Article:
By Chris Lane
By Jeff Balke
By Aaron Reiss
By Angelica Leicht
By Dianna Wray
By Aaron Reiss
By Camilo Smith
By Craig Malisow
Overall, the diet market is growing by 6 percent every year, says MarketData president John LaRosa. "The IRS guidelines definitely gave the industry a boost," he says. "We've had a lot more media stories and an emphasis from the surgeon general to get our hands around the crisis."
In retrospect, Joel Davis admits, buying a deli soon after getting his stomach stapled was not his brightest idea. He had the surgery in 1982, and after a long and difficult recovery, he lost 100 pounds. He thought he was in the clear.
But, he says, "I'd eat a potato chip here and a potato chip there." Within a few years, Davis was back up to 300 pounds. He lost the weight again in the early '90s in a program at The Methodist Hospital, but soon regained it.
He'd been hovering around 350 pounds when his wife dangled a carrot: ice cream at the Marble Slab Creamery if he'd go to Weight Watchers with her first.
Davis, now a 55-year-old retiree, was skeptical of the meetings initially. "I was the only guy in there," he recalls.
It didn't take long for him to get hooked: hooked on the meetings, hooked on Weight Watchers' system.
Davis had planned to drop the pounds in a year; instead, it took three years and three months. He spent nearly $2,000 going to Weight Watchers sessions. (Meetings cost $11 a pop.) "The hardest was the plateaus," he says. "You'd know you'd be doing everything right, but the weight just didn't come off. That's where you'd see people drop off."
Sitting in the kitchen of his Sugar Land home recently, Davis looks positively thin. He shows off a picture from New Year's Day in 2000; the beefy guy in the white shirt looks nothing like him. His 60-inch waist is now 38 inches. His weight is 192.
Davis still goes to Weight Watchers. He works out five days a week. And he still weighs everything before he eats it; if a cut of meat is even one ounce over what's allotted, he'll trim it.
He's convinced that this time will be different. "It's something you never get over," he says, speaking from experience. "I have to worry about this every day."
As Campos explains in The Obesity Myth, weight loss is rarely permanent. Almost everyone gains it back, he writes, and "a significant percentage gain back more than they lost."
Paul Ernsberger, a professor of nutrition at Case Western Reserve University in Cleveland, Ohio, has done studies that show lab rats face more health problems from yo-yo dieting than if they'd just stayed chunky. "As they lose weight, their blood pressure and other risk factors go down, but as they gain weight back, it actually becomes worse," he says.
Critics believe an intense antifat push may hurt more people than it helps. "It's this big wave of hysteria: Do something, do anything -- surgery, dangerous drugs, things that don't work -- do anything to be thin," Ernsberger says. Instead of pushing for weight loss, he asks, why don't doctors treat the problems within their reach, like high blood pressure?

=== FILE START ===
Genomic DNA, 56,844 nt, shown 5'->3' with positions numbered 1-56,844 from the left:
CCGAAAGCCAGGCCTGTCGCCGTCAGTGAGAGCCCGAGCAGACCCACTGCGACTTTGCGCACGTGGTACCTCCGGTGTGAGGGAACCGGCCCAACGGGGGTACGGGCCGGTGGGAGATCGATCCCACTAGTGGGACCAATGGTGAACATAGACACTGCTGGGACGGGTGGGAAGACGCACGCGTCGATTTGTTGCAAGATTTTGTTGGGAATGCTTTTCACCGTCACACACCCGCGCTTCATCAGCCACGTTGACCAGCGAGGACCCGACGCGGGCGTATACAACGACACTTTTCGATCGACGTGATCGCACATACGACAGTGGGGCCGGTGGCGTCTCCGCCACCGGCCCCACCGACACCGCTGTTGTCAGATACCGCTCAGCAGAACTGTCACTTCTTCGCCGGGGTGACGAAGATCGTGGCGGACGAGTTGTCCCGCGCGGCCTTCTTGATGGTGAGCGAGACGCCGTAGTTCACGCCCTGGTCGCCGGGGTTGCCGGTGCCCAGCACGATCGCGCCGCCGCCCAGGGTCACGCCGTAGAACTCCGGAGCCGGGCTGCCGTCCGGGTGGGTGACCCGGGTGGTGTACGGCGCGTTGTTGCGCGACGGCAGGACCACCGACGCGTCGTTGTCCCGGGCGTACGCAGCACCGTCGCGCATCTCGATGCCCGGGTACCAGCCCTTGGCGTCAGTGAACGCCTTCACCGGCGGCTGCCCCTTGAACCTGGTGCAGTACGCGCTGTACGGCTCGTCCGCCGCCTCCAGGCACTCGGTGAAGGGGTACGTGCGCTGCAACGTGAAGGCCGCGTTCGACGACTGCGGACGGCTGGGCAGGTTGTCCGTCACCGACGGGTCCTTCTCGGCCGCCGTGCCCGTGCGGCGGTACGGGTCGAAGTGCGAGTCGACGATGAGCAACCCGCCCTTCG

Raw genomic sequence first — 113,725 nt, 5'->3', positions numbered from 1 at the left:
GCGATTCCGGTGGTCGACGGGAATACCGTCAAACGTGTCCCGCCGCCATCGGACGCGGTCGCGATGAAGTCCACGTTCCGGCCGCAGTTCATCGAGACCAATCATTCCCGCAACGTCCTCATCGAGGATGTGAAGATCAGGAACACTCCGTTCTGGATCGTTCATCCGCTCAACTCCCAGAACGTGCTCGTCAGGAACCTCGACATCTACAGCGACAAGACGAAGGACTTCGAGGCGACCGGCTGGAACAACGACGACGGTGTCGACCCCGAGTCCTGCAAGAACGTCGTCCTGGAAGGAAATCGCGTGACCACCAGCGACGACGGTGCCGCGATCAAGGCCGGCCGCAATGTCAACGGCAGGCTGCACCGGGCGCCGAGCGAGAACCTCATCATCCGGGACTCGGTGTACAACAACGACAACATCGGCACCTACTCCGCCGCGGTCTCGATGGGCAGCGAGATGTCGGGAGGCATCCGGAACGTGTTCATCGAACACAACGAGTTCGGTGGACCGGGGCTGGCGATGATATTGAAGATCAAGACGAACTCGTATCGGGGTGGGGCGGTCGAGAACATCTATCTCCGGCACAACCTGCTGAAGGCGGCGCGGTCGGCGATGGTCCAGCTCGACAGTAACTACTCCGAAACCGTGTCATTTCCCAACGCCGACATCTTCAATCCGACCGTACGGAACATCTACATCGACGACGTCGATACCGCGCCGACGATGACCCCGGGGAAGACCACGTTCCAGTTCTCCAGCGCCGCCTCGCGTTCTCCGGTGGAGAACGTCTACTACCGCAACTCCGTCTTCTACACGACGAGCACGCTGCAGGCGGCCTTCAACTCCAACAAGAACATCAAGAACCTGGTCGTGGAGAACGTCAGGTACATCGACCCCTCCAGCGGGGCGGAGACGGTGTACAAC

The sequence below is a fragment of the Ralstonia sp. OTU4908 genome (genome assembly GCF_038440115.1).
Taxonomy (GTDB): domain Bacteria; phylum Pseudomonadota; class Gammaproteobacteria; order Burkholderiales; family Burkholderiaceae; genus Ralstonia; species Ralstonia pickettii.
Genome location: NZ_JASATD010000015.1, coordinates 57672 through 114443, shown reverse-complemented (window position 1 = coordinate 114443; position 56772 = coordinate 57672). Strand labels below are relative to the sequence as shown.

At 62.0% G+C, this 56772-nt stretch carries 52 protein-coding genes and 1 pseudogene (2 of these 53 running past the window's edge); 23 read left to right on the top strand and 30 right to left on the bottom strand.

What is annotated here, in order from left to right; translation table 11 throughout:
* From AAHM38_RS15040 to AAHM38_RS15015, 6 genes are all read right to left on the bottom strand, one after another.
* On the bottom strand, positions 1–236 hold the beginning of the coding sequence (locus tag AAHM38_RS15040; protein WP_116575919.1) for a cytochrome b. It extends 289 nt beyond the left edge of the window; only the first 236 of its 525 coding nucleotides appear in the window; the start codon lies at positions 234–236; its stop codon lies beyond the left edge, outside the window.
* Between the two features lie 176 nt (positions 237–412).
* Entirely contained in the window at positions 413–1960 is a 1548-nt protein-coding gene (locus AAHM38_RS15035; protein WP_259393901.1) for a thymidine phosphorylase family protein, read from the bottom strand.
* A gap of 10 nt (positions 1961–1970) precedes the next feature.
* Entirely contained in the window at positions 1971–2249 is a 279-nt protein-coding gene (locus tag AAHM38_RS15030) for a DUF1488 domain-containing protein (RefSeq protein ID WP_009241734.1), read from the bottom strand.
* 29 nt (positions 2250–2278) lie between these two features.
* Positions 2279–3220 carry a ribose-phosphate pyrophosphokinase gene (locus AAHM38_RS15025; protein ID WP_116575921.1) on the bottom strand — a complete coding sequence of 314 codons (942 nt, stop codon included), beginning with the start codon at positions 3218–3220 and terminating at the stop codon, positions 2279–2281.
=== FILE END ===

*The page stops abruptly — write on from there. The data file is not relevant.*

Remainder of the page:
Indeed, for every path to losing weight, experts can produce a study showing it doesn't work. Erik Wilson, who performs weight-loss surgeries at the University of Texas's Minimally Invasive Surgery Center in Houston, admits that national statistics show one patient in 50 dies within a month of surgery. And the successful rarely end up slender. Most patients lose 50 to 75 percent of their excess weight. They remain overweight by government standards.
Wilson believes it's still the best solution. He starts sessions for prospective patients by explaining that less than 5 percent of people who've lost weight through diet and exercise alone manage to keep it off. The room is packed, the audience rapt.
"How many of you have lost over 200 pounds through the course of your life?" Wilson asks.
Almost everyone raises a hand.
Dianne Roscoe is the poster girl for Fat Houston. She appeared in a PBS documentary on obesity, then made an encore in Fat City, displaying a picture of herself wearing a black lace leotard and talking about how good she looked. She weighs 625 pounds.
Her family wasn't thrilled with the media blitz, she admits, or with her attitude. "It is their belief that I am going to die soon and I need to lose a whole lot of weight," Roscoe says. She resists that, saying, "I am who I am."
Roscoe went to Weight Watchers when she was eight. It took her a year to lose 33 pounds -- and two weeks' vacation to gain it back. She eventually tried appetite suppressants, NutriSlim, the grapefruit diet and then Weight Watchers five more times. In 1987, she had weight-loss surgery, but she says the doctor screwed it up. It took four more surgeries to fix. Today she weighs 300 pounds more than when she first went under the knife.
Her health is a mess. She's only 42, but she has severe arthritis in her knees, an overactive bladder, diabetes and sleep apnea. She uses an extrawide wheelchair to get around. She's on disability because she must keep her legs elevated, which rules out work. She needs a home health aide five days a week.